Why anything? Why this?
Parfit (Derek)
Source: Crane and Farkas - Metaphysics - a guide and anthology, 2004, pp. 12-30
Paper - Abstract

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Author’s Introduction to Part 1

  1. Why does the Universe exist? There are two questions here.
    1. First, why is there a Universe at all? It might have been true that nothing ever existed: no living beings, no stars, no atoms, not even space or time. When we think about this possibility, it can seem astonishing that anything exists.
    2. Second, why does this Universe exist? Things might have been, in countless ways, different. So why is the Universe as it is?
  2. These questions, some believe, may have causal answers. Suppose first that the Universe has always existed. Some believe that, if all events were caused by earlier events, everything would be explained. That, however, is not so. Even an infinite series of events cannot explain itself. We could ask why this series occurred, rather than some other series, or no series. Of the supporters of the Steady State Theory, some welcomed what they took to be this theory’s atheistic implications. They assumed that, if the Universe had no beginning, there would be nothing for a Creator to explain. But there would still be an eternal Universe to explain.

Author’s Introduction to Part 2
  1. In the first half of this essay, I suggested how reality’s deepest features might be partly explained. Of the countless cosmic possibilities, or ways that reality might be, a few have very special features. If such a possibility obtained, that might be no coincidence. Reality might be this way because this way had this feature.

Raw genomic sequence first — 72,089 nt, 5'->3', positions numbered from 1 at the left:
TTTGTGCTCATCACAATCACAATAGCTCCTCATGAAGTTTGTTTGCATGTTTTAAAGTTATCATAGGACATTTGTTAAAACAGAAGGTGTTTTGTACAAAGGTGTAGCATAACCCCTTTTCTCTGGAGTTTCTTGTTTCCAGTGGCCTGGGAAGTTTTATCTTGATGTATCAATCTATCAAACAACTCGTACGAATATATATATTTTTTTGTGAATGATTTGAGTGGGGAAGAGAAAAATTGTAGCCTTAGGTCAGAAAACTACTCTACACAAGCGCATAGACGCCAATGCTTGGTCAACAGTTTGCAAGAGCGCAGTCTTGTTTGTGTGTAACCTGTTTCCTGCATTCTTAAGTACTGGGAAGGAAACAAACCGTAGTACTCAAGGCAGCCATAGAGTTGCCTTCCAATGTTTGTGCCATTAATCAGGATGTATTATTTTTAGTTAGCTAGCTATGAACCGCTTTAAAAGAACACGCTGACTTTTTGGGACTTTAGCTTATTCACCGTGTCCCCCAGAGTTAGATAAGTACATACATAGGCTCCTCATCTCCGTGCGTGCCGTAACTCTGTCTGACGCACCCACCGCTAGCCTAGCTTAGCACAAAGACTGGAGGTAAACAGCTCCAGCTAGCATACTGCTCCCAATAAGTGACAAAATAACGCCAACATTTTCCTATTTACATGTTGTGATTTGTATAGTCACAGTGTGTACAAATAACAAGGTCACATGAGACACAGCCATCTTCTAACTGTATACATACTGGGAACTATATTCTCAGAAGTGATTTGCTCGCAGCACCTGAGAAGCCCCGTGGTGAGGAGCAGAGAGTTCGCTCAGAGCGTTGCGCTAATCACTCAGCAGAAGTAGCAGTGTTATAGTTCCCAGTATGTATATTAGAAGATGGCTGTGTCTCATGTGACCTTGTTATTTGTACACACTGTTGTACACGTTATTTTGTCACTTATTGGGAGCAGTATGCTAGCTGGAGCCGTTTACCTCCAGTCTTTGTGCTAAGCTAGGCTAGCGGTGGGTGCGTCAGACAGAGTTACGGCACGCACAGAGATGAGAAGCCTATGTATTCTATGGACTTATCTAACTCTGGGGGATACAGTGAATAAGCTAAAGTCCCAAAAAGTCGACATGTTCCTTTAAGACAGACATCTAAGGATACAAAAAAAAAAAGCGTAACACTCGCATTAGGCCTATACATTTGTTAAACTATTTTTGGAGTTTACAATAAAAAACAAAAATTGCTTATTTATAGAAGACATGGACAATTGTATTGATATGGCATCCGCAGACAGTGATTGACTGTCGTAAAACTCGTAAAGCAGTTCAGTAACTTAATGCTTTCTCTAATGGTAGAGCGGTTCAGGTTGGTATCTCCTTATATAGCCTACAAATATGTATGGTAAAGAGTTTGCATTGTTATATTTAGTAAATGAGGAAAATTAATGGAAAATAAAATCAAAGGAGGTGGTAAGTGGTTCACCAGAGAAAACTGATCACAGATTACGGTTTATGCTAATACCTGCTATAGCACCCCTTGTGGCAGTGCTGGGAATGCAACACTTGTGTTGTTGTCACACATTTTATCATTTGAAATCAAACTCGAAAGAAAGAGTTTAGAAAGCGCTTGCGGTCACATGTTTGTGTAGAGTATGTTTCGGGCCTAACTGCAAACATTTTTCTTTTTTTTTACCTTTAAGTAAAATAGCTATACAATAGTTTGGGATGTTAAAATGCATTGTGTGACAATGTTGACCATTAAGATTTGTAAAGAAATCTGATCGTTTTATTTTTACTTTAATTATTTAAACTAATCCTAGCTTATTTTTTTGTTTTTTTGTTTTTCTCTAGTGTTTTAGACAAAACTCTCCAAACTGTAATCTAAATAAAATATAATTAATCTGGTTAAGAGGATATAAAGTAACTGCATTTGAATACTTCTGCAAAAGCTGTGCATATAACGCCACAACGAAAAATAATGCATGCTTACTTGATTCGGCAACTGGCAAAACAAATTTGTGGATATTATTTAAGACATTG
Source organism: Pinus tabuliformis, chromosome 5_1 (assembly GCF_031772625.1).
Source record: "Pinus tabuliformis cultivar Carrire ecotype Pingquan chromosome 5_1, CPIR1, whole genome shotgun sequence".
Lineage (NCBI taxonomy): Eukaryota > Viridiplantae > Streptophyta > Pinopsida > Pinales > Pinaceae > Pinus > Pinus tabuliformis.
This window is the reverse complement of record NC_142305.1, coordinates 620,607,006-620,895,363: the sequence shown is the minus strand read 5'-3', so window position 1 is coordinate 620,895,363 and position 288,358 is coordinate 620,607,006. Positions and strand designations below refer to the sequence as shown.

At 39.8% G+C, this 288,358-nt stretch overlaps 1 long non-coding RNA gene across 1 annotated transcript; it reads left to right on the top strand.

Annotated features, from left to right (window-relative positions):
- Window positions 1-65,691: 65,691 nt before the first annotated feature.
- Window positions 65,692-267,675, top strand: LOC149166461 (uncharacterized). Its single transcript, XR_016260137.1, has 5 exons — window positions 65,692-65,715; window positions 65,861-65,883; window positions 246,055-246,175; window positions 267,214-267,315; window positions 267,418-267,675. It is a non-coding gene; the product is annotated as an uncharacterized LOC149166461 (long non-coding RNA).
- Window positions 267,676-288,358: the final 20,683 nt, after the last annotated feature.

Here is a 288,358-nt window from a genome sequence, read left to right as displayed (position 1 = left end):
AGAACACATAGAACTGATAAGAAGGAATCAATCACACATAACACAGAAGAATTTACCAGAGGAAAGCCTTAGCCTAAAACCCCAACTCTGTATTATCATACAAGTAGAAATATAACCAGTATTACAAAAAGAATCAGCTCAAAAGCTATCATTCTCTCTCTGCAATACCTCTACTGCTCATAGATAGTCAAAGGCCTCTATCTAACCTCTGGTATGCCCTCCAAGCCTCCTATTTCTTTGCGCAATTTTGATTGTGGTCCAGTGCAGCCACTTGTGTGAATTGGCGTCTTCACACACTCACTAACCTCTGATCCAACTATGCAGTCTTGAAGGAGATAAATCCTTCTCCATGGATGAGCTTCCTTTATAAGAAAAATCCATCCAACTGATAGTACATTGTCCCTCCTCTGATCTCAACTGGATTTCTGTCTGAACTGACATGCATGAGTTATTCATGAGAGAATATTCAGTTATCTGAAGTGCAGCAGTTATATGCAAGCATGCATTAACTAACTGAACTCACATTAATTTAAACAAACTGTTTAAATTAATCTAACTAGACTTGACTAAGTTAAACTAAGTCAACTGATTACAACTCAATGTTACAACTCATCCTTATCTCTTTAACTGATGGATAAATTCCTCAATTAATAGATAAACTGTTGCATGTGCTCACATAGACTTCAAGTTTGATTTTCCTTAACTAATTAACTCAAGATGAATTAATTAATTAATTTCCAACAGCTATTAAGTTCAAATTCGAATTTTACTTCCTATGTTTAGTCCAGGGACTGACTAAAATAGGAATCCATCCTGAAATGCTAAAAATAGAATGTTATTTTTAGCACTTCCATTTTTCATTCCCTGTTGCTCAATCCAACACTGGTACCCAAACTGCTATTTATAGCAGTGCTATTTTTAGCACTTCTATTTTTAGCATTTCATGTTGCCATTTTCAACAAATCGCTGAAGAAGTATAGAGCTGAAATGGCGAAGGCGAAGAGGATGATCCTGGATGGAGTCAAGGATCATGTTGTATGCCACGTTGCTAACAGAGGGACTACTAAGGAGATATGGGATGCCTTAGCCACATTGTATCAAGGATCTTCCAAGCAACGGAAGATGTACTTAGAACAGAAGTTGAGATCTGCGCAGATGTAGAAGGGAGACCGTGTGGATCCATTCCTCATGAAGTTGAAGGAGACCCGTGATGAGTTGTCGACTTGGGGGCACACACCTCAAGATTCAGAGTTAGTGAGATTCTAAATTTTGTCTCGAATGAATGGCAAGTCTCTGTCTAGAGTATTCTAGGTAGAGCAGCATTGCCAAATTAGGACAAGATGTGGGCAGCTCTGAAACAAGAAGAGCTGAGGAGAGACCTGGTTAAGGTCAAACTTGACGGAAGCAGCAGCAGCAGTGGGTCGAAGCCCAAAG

2. Thus, if nothing had ever existed, that might have been true because it was the simplest way for reality to be. And if reality is maximal, because all possible local worlds exist, this may be true because it is the fullest way for reality to be. The highest law may be that being possible, and part of the fullest way reality might be, is sufficient for being actual.

Author’s Conclusion to Part 2
  1. The Brute Fact View, I have argued, is not necessary, and may not be true. There may be one or more Selectors between the ways that reality might be, and one or more Selectors between such Selectors. But, as I have also claimed, it may be a necessary truth that it be a brute fact whether there are such Selectors, and, if so, which the highest Selector is.
  2. If that is a necessary truth, similar remarks apply. On these assumptions, there would again be nothing that was deeply puzzling. If it is necessary that, of these explanatory possibilities, one merely happens to obtain, there would be no explanation of why the one that obtains obtains. But, as before, that would be no more mysterious than the random movement of some particle.
  3. The existence of the Universe can seem, in another way, astonishing. Even if it is not baffling that reality was made to be some way, since there is no conceivable alternative, it can seem baffling that the selection went as it did. Why is there a Universe at all? Why doesn’t reality take its simplest and least arbitrary form: that in which nothing ever exists?
  4. If we find this astonishing, we are assuming that these features should be the Selectors: that reality should be as simple and unarbitrary as it could be. That assumption has, I believe, great plausibility. But, just as the simplest cosmic possibility is that nothing ever exists, the simplest explanatory possibility is that there is no Selector. So we should not expect simplicity at both the factual and explanatory levels. If there is no Selector, we should not expect that there would also be no Universe. That would be an extreme coincidence.

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